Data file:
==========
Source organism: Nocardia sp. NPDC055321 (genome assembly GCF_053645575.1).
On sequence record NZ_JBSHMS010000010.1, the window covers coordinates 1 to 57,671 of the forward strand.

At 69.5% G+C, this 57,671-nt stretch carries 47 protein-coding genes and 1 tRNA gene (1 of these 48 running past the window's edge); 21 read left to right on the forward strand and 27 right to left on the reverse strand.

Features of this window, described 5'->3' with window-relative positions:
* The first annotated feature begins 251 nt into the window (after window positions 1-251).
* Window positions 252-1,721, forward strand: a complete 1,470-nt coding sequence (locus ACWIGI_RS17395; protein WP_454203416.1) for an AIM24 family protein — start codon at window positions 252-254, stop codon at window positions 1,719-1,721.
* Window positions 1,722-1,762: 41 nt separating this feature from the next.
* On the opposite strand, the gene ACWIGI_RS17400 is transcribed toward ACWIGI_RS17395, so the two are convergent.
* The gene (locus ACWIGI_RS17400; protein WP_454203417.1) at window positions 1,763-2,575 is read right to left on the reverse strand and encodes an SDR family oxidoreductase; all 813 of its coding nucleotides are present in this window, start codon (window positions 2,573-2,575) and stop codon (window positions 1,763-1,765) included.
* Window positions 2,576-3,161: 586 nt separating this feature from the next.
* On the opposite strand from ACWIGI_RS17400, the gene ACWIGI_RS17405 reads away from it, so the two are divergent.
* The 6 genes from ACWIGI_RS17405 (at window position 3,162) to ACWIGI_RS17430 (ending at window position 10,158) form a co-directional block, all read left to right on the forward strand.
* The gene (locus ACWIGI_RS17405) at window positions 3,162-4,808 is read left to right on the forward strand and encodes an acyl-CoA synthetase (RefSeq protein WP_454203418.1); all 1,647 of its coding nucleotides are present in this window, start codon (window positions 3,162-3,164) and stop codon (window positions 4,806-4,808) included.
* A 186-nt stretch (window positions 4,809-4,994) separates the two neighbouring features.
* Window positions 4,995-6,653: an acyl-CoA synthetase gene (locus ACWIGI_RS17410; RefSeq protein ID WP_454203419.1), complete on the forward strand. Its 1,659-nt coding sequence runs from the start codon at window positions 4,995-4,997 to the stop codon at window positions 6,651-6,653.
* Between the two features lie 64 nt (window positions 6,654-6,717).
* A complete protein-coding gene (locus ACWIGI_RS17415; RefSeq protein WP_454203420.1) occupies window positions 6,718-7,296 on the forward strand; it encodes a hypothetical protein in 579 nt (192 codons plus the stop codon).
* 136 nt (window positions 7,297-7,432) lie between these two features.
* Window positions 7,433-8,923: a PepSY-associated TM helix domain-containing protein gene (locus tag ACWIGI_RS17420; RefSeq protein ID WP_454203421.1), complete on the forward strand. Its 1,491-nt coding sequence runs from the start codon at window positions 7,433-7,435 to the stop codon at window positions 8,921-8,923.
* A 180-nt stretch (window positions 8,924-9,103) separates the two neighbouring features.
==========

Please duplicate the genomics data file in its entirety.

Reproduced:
Source organism: Nocardia sp. NPDC055321 (genome assembly GCF_053645575.1).
On sequence record NZ_JBSHMS010000010.1, the window covers coordinates 1 to 57,671 of the forward strand.

At 69.5% G+C, this 57,671-nt stretch carries 47 protein-coding genes and 1 tRNA gene (1 of these 48 running past the window's edge); 21 read left to right on the forward strand and 27 right to left on the reverse strand.

Features of this window, described 5'->3' with window-relative positions:
* The first annotated feature begins 251 nt into the window (after window positions 1-251).
* Window positions 252-1,721, forward strand: a complete 1,470-nt coding sequence (locus ACWIGI_RS17395; protein WP_454203416.1) for an AIM24 family protein — start codon at window positions 252-254, stop codon at window positions 1,719-1,721.
* Window positions 1,722-1,762: 41 nt separating this feature from the next.
* On the opposite strand, the gene ACWIGI_RS17400 is transcribed toward ACWIGI_RS17395, so the two are convergent.
* The gene (locus ACWIGI_RS17400; protein WP_454203417.1) at window positions 1,763-2,575 is read right to left on the reverse strand and encodes an SDR family oxidoreductase; all 813 of its coding nucleotides are present in this window, start codon (window positions 2,573-2,575) and stop codon (window positions 1,763-1,765) included.
* Window positions 2,576-3,161: 586 nt separating this feature from the next.
* On the opposite strand from ACWIGI_RS17400, the gene ACWIGI_RS17405 reads away from it, so the two are divergent.
* The 6 genes from ACWIGI_RS17405 (at window position 3,162) to ACWIGI_RS17430 (ending at window position 10,158) form a co-directional block, all read left to right on the forward strand.
* The gene (locus ACWIGI_RS17405) at window positions 3,162-4,808 is read left to right on the forward strand and encodes an acyl-CoA synthetase (RefSeq protein WP_454203418.1); all 1,647 of its coding nucleotides are present in this window, start codon (window positions 3,162-3,164) and stop codon (window positions 4,806-4,808) included.
* A 186-nt stretch (window positions 4,809-4,994) separates the two neighbouring features.
* Window positions 4,995-6,653: an acyl-CoA synthetase gene (locus ACWIGI_RS17410; RefSeq protein ID WP_454203419.1), complete on the forward strand. Its 1,659-nt coding sequence runs from the start codon at window positions 4,995-4,997 to the stop codon at window positions 6,651-6,653.
* Between the two features lie 64 nt (window positions 6,654-6,717).
* A complete protein-coding gene (locus ACWIGI_RS17415; RefSeq protein WP_454203420.1) occupies window positions 6,718-7,296 on the forward strand; it encodes a hypothetical protein in 579 nt (192 codons plus the stop codon).
* 136 nt (window positions 7,297-7,432) lie between these two features.
* Window positions 7,433-8,923: a PepSY-associated TM helix domain-containing protein gene (locus tag ACWIGI_RS17420; RefSeq protein ID WP_454203421.1), complete on the forward strand. Its 1,491-nt coding sequence runs from the start codon at window positions 7,433-7,435 to the stop codon at window positions 8,921-8,923.
* A 180-nt stretch (window positions 8,924-9,103) separates the two neighbouring features.